What’s Dinner without Drink?
Just like us humans, birds need water to survive and thrive. In winter when their water sources are frozen shut, it can be a real challenge for them to get enough liquids. Make sure you renew the water frequently, because once frozen it won’t serve its purpose. You can find out how to make water more readily available and avoid freezing by reading this “birdscape” article. Both you and the birds will be enchanted by how much a winter garden still has to offer. An opportunity to bathe will definitely earn you gratitude from the birds and free, family friendly entertainment.

Resilient Steller Jay

Do You Know Your Birds?
How many of us, through environment and busy work schedules, have lost touch with nature and our surroundings? Not all, but quite a few.  Helping our local birds to survive the winter can be, among other things, an educational experience for young and old. It can also be the magnet that draws your children away from the PC/TV that has become so overpowering. Bird feeders attract more than one kind of bird and it can be very exciting to discover which ones come to visit. If you don’t know them, look them up. If you don’t have books picturing them, go online or to the library to quench your thirst for knowledge.  It’s fun getting to know your local fowl and it’s a game you can carry into summer. Have your children see how many of the winter fed birds they recognize on your next hike. It definitely beats “Are we there yet?”

Tame Your Visitors
It’s easy to get birds accustomed to your presence. The important thing is to move slowly. If you hold a few crumbs of bread or some raisins in the palm of your hand and hold it out for the birds, you might get them used to eating out of your hand. It takes time and patience, but it’s a process that is worth it. Your children can try too. The quieter they are, the easier it will be to lure the bird onto your hand. The important thing is, once it lands, don’t reach for it. Let it check out the situation. Most likely, it will take a few times before your new friend is trusting enough, to perch on your hand to eat. With patience and time it will happen.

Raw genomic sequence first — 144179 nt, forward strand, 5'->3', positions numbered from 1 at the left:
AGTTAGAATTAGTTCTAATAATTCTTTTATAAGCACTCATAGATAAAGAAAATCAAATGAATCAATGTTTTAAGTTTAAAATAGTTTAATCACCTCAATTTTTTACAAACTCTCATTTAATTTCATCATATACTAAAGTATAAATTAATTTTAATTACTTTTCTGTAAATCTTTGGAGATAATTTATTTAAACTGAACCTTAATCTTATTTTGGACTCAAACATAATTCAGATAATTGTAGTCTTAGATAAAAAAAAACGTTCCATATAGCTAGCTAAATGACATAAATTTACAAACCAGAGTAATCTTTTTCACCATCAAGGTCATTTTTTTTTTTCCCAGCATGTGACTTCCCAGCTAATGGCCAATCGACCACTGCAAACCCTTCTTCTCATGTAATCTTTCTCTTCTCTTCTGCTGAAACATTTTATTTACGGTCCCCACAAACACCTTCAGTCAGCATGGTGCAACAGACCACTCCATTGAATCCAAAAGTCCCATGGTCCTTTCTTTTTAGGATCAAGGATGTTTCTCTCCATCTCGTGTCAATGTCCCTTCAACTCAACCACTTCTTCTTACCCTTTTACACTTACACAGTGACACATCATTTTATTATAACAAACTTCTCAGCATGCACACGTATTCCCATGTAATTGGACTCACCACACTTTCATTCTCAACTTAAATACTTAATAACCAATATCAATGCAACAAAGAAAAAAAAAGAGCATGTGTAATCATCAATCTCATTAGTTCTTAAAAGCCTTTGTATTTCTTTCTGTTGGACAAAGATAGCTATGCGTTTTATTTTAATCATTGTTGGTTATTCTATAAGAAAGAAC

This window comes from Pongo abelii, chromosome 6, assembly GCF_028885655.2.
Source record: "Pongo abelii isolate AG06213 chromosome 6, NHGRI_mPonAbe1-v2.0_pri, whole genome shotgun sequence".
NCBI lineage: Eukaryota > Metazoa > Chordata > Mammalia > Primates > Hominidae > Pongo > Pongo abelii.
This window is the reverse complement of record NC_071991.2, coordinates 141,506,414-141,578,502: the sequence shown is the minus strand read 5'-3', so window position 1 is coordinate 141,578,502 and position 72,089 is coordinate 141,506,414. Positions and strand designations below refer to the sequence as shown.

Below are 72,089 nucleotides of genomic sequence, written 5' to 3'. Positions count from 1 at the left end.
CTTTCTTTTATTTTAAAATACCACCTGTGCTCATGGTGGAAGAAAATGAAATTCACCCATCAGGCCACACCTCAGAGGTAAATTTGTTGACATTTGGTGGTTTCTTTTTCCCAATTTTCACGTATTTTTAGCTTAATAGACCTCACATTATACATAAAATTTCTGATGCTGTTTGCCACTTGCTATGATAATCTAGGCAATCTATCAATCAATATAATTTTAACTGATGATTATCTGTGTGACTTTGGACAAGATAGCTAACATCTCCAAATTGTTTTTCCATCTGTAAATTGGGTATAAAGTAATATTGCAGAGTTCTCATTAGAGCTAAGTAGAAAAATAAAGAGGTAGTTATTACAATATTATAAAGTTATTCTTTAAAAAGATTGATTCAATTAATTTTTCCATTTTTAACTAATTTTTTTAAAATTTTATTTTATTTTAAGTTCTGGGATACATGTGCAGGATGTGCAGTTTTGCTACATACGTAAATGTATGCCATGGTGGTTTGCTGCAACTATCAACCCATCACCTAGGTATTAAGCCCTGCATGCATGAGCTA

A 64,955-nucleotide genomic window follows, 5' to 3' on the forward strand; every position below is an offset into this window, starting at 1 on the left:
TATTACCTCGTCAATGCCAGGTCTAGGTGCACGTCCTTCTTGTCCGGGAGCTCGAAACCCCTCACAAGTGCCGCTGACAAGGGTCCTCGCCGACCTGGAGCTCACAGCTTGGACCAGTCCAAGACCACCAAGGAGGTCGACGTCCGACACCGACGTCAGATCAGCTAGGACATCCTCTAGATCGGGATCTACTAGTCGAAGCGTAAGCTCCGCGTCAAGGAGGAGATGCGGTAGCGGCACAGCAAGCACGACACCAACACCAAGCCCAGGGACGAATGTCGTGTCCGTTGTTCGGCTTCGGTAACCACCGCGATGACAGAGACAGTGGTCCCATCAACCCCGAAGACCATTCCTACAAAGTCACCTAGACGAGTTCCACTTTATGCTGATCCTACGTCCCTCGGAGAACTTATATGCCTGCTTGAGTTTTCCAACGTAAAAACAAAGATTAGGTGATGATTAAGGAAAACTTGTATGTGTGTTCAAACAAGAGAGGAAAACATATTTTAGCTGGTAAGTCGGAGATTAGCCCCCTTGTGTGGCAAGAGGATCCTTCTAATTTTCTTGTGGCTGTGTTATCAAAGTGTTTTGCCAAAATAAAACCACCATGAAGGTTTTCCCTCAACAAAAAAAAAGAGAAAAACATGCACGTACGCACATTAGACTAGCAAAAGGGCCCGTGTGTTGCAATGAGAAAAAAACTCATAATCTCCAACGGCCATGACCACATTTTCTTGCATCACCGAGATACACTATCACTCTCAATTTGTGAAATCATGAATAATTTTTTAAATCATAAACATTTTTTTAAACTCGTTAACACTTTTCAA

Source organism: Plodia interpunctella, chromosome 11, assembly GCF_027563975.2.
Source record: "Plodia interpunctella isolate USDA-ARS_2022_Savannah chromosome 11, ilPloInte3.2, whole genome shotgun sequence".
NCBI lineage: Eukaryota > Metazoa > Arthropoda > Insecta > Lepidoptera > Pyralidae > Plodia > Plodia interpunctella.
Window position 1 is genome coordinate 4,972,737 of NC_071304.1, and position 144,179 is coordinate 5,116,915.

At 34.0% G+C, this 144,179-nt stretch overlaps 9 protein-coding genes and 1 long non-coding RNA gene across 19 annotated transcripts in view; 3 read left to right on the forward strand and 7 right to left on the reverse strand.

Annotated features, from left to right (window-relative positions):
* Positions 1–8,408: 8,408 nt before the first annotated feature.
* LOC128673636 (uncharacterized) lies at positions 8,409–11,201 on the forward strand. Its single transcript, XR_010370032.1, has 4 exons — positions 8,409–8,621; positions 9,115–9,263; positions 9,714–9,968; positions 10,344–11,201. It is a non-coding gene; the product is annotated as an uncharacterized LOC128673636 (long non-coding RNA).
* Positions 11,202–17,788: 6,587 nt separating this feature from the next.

See, it’s worth bundling up and getting out into the garden to watch, feed and water the birds that need our help in winter. They will thank you with cheerful chirping and fluttering wings and bring your winter garden back to life. Enjoy and stay warm!

About the author: Ernie Allison sometimes wishes he were a bird so he could fly and get a real birds-eye view. Alas, he still hasn’t grown wings so he’s enjoying watching them instead.

Posted in Community Resilience, Ecology, education, Personal Resiliency, Resiliency, Thrivability | Tagged , , , , | Leave a comment

To See Your Face in a Forest

Resilient Aspen

To see your face in the Forest
and know it as your own
you must let go
of who you think you are
of what you know
of all you were taught
in school of a world
of this and that
separating parts from wholes
and believing you might know
the man by his skin
or believing that naming
is the same as knowing.

You must let go of all
you were taught in church
of a God who lives Out There
some where else but here.